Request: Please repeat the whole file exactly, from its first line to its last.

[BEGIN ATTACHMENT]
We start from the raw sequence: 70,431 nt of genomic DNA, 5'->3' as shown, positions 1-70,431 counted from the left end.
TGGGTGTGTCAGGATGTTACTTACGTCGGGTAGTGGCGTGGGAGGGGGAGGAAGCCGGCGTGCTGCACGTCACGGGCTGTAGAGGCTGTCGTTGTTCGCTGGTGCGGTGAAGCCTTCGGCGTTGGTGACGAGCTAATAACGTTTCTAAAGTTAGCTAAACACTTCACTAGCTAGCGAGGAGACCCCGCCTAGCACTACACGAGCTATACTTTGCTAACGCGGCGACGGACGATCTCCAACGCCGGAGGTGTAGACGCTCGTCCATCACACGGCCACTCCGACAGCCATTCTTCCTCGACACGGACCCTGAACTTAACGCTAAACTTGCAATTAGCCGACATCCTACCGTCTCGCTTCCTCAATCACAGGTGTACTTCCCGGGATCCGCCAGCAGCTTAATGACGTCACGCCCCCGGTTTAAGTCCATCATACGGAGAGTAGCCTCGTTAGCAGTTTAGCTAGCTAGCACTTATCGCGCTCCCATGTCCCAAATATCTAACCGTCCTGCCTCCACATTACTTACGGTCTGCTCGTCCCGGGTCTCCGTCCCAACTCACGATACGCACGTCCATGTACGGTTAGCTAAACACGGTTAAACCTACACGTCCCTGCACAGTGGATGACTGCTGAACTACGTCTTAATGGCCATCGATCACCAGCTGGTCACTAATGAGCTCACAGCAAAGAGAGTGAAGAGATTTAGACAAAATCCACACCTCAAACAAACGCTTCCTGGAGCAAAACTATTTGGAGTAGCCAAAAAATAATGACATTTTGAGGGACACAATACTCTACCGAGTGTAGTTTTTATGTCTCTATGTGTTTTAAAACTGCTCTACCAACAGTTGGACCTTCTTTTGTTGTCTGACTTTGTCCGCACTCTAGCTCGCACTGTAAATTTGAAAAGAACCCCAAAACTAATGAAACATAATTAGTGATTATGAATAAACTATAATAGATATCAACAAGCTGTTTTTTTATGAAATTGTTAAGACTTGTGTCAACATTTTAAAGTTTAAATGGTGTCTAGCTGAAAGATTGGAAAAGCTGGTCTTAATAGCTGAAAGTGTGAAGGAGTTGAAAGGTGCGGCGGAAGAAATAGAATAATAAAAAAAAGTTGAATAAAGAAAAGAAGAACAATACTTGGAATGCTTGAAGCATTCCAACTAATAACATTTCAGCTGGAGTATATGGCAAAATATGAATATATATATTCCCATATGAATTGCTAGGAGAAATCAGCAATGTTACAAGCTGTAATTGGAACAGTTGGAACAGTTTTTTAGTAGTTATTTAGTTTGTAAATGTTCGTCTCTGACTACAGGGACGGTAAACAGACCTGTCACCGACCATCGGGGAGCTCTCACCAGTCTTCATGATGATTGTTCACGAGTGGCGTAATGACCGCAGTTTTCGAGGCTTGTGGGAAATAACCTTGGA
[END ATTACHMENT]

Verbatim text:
We start from the raw sequence: 70,431 nt of genomic DNA, 5'->3' as shown, positions 1-70,431 counted from the left end.
TGGGTGTGTCAGGATGTTACTTACGTCGGGTAGTGGCGTGGGAGGGGGAGGAAGCCGGCGTGCTGCACGTCACGGGCTGTAGAGGCTGTCGTTGTTCGCTGGTGCGGTGAAGCCTTCGGCGTTGGTGACGAGCTAATAACGTTTCTAAAGTTAGCTAAACACTTCACTAGCTAGCGAGGAGACCCCGCCTAGCACTACACGAGCTATACTTTGCTAACGCGGCGACGGACGATCTCCAACGCCGGAGGTGTAGACGCTCGTCCATCACACGGCCACTCCGACAGCCATTCTTCCTCGACACGGACCCTGAACTTAACGCTAAACTTGCAATTAGCCGACATCCTACCGTCTCGCTTCCTCAATCACAGGTGTACTTCCCGGGATCCGCCAGCAGCTTAATGACGTCACGCCCCCGGTTTAAGTCCATCATACGGAGAGTAGCCTCGTTAGCAGTTTAGCTAGCTAGCACTTATCGCGCTCCCATGTCCCAAATATCTAACCGTCCTGCCTCCACATTACTTACGGTCTGCTCGTCCCGGGTCTCCGTCCCAACTCACGATACGCACGTCCATGTACGGTTAGCTAAACACGGTTAAACCTACACGTCCCTGCACAGTGGATGACTGCTGAACTACGTCTTAATGGCCATCGATCACCAGCTGGTCACTAATGAGCTCACAGCAAAGAGAGTGAAGAGATTTAGACAAAATCCACACCTCAAACAAACGCTTCCTGGAGCAAAACTATTTGGAGTAGCCAAAAAATAATGACATTTTGAGGGACACAATACTCTACCGAGTGTAGTTTTTATGTCTCTATGTGTTTTAAAACTGCTCTACCAACAGTTGGACCTTCTTTTGTTGTCTGACTTTGTCCGCACTCTAGCTCGCACTGTAAATTTGAAAAGAACCCCAAAACTAATGAAACATAATTAGTGATTATGAATAAACTATAATAGATATCAACAAGCTGTTTTTTTATGAAATTGTTAAGACTTGTGTCAACATTTTAAAGTTTAAATGGTGTCTAGCTGAAAGATTGGAAAAGCTGGTCTTAATAGCTGAAAGTGTGAAGGAGTTGAAAGGTGCGGCGGAAGAAATAGAATAATAAAAAAAAGTTGAATAAAGAAAAGAAGAACAATACTTGGAATGCTTGAAGCATTCCAACTAATAACATTTCAGCTGGAGTATATGGCAAAATATGAATATATATATTCCCATATGAATTGCTAGGAGAAATCAGCAATGTTACAAGCTGTAATTGGAACAGTTGGAACAGTTTTTTAGTAGTTATTTAGTTTGTAAATGTTCGTCTCTGACTACAGGGACGGTAAACAGACCTGTCACCGACCATCGGGGAGCTCTCACCAGTCTTCATGATGATTGTTCACGAGTGGCGTAATGACCGCAGTTTTCGAGGCTTGTGGGAAATAACCTTGGA